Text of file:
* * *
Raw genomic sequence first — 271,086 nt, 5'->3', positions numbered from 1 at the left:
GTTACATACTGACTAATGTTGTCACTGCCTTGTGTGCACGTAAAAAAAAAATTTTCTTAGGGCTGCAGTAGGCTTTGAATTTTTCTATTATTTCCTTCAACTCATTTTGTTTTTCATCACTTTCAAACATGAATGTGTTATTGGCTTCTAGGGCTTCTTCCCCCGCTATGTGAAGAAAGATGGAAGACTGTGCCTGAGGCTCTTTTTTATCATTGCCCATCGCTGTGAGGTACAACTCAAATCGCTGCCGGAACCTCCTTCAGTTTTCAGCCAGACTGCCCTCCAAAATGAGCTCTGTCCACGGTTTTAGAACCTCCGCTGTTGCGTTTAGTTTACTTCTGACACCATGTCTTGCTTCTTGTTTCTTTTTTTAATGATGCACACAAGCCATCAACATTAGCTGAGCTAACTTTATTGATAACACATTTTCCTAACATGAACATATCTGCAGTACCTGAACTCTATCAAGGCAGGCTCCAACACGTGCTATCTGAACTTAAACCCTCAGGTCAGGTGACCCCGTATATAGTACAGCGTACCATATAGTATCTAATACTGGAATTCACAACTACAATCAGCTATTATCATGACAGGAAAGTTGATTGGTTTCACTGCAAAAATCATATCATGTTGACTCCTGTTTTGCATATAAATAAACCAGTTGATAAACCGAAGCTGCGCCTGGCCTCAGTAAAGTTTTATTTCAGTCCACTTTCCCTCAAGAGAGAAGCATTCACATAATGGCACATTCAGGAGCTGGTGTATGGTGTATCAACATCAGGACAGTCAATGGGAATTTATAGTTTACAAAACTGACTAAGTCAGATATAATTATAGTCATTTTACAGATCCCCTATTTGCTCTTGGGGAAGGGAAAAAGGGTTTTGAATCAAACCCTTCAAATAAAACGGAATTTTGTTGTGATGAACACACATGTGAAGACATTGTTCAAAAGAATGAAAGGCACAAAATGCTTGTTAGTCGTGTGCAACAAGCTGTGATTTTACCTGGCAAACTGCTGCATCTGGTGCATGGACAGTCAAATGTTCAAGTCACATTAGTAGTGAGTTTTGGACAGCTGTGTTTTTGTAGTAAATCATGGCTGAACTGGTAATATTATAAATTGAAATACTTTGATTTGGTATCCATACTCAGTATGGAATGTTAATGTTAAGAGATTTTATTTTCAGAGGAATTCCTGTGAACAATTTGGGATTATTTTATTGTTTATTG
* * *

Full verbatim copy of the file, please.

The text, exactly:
Raw genomic sequence first — 271,086 nt, 5'->3', positions numbered from 1 at the left:
GTTACATACTGACTAATGTTGTCACTGCCTTGTGTGCACGTAAAAAAAAAATTTTCTTAGGGCTGCAGTAGGCTTTGAATTTTTCTATTATTTCCTTCAACTCATTTTGTTTTTCATCACTTTCAAACATGAATGTGTTATTGGCTTCTAGGGCTTCTTCCCCCGCTATGTGAAGAAAGATGGAAGACTGTGCCTGAGGCTCTTTTTTATCATTGCCCATCGCTGTGAGGTACAACTCAAATCGCTGCCGGAACCTCCTTCAGTTTTCAGCCAGACTGCCCTCCAAAATGAGCTCTGTCCACGGTTTTAGAACCTCCGCTGTTGCGTTTAGTTTACTTCTGACACCATGTCTTGCTTCTTGTTTCTTTTTTTAATGATGCACACAAGCCATCAACATTAGCTGAGCTAACTTTATTGATAACACATTTTCCTAACATGAACATATCTGCAGTACCTGAACTCTATCAAGGCAGGCTCCAACACGTGCTATCTGAACTTAAACCCTCAGGTCAGGTGACCCCGTATATAGTACAGCGTACCATATAGTATCTAATACTGGAATTCACAACTACAATCAGCTATTATCATGACAGGAAAGTTGATTGGTTTCACTGCAAAAATCATATCATGTTGACTCCTGTTTTGCATATAAATAAACCAGTTGATAAACCGAAGCTGCGCCTGGCCTCAGTAAAGTTTTATTTCAGTCCACTTTCCCTCAAGAGAGAAGCATTCACATAATGGCACATTCAGGAGCTGGTGTATGGTGTATCAACATCAGGACAGTCAATGGGAATTTATAGTTTACAAAACTGACTAAGTCAGATATAATTATAGTCATTTTACAGATCCCCTATTTGCTCTTGGGGAAGGGAAAAAGGGTTTTGAATCAAACCCTTCAAATAAAACGGAATTTTGTTGTGATGAACACACATGTGAAGACATTGTTCAAAAGAATGAAAGGCACAAAATGCTTGTTAGTCGTGTGCAACAAGCTGTGATTTTACCTGGCAAACTGCTGCATCTGGTGCATGGACAGTCAAATGTTCAAGTCACATTAGTAGTGAGTTTTGGACAGCTGTGTTTTTGTAGTAAATCATGGCTGAACTGGTAATATTATAAATTGAAATACTTTGATTTGGTATCCATACTCAGTATGGAATGTTAATGTTAAGAGATTTTATTTTCAGAGGAATTCCTGTGAACAATTTGGGATTATTTTATTGTTTATTG